Initial jobless claims are trending in the wrong direction. They unexpectedly rose 12,000 to 472,000 last week, the U.S. Labor Department said on Thursday, furnishing another sign of slack demand for workers in these initial stages of the economic recovery.
A Bloomberg survey shows jobless claims were expected to fall to 450,000. The more telling four-week moving average -- which smooths out anomalies for holidays, strikes etc. -- decreased just 500 to 463,500.
Jobless claims need to drop below 400,000 during the next two quarters to give economists and investors confidence that commercial activity is increasing at a pace that prompts most companies to curtail layoffs and resume hiring.
The long-term unemployment situation also worsened last week. Continuing claims rose 88,000 to 4.571 million.
Falling Trend in Jobless Claims Stalls
The economic bulls, who argue that better quarters are ahead for the U.S. economy, will point to the roughly 25% decline in initial jobless claims from June 2009, when they totaled 604,000. Still, that was an abnormally high, financial crisis-induced level, and jobless claims are roughly unchanged from the start of 2010.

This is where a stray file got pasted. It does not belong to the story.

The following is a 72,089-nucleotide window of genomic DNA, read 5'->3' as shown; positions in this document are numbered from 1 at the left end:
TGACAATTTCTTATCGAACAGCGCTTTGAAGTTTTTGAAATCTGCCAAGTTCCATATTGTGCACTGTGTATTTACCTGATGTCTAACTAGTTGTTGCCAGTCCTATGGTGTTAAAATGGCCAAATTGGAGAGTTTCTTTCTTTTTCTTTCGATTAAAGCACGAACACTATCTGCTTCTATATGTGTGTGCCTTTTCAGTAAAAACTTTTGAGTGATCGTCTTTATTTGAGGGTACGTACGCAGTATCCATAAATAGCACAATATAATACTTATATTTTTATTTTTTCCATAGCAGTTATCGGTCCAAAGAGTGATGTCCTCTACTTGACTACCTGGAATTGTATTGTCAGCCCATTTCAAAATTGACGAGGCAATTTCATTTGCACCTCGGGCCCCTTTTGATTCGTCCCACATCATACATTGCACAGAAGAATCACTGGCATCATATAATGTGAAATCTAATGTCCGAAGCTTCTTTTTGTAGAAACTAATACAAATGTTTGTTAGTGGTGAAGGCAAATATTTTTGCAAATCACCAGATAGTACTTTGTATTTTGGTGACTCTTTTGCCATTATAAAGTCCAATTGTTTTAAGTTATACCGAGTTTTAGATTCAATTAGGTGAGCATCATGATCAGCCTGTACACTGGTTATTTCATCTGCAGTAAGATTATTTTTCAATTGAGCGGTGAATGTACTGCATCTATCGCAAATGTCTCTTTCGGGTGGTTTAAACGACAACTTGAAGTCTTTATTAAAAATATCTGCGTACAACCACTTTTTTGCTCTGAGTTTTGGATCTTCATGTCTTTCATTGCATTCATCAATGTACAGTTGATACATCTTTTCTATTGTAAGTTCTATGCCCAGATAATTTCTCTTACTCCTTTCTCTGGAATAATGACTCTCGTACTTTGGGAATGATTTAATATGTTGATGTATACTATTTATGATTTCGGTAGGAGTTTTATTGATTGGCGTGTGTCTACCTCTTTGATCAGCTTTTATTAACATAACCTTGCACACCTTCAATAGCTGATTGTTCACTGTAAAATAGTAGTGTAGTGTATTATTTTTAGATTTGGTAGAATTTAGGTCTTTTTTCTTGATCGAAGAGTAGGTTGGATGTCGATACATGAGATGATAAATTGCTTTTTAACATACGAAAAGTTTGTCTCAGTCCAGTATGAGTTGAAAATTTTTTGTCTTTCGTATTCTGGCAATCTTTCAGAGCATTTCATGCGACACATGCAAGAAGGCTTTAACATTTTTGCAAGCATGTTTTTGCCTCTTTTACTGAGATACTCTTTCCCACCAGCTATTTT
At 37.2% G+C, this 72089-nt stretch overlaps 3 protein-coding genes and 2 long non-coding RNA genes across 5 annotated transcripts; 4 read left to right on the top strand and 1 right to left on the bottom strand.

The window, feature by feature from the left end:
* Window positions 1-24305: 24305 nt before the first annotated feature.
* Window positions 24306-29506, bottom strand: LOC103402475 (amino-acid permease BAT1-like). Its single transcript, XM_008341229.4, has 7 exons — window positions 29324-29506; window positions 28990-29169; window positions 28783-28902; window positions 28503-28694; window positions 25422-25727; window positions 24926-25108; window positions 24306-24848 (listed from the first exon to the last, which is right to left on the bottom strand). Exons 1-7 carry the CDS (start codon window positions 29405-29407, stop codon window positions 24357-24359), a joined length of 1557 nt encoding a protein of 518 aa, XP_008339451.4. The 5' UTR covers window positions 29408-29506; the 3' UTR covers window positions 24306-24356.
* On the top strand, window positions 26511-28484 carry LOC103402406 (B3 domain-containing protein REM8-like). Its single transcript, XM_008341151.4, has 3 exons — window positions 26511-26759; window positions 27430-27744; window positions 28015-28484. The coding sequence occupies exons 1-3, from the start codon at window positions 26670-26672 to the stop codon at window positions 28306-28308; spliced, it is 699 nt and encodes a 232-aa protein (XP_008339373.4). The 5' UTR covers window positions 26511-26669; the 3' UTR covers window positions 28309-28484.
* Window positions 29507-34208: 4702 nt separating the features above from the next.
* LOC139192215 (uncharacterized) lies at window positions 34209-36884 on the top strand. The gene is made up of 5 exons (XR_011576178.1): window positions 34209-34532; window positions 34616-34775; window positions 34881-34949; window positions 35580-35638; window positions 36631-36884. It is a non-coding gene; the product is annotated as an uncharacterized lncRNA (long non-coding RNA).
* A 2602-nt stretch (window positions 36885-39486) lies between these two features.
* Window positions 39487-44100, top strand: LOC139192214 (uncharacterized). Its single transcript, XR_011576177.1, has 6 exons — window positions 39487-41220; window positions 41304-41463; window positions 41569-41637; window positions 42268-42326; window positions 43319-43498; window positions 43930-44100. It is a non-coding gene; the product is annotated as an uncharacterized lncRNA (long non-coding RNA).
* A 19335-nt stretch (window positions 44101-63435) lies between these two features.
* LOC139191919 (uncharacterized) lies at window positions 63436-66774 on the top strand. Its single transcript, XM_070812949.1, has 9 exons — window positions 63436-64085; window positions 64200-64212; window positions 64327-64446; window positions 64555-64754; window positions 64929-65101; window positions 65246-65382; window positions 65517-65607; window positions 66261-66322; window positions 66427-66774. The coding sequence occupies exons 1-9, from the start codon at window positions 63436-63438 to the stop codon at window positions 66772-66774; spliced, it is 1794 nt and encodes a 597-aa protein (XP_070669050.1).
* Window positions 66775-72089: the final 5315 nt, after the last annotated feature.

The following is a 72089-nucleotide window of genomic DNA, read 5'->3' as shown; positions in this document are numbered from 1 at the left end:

In addition to consolidation in the housing and retail sectors, another factor that has contributed to the tepid payrolls recovery is U.S. productivity: It remains high, rising at a 2.8% annual rate in the first quarter and increasing 3% in the past 12 months. As a result, while some companies have resumed minor hiring, other companies have not. And some are still trimming payrolls because their existing productive capacity can more than handle the demand increase so far in the recovery.
While low or modest hiring is a plus for most companies -- it implies contained payroll costs -- it would likely jeopardize the economic rebound if it persists long-term because sustained job growth has been historically required for the recovery to advance to a self-sustaining expansion.
An Unexpected Rise in Jobless Claims Shows Hiring Is Still Weak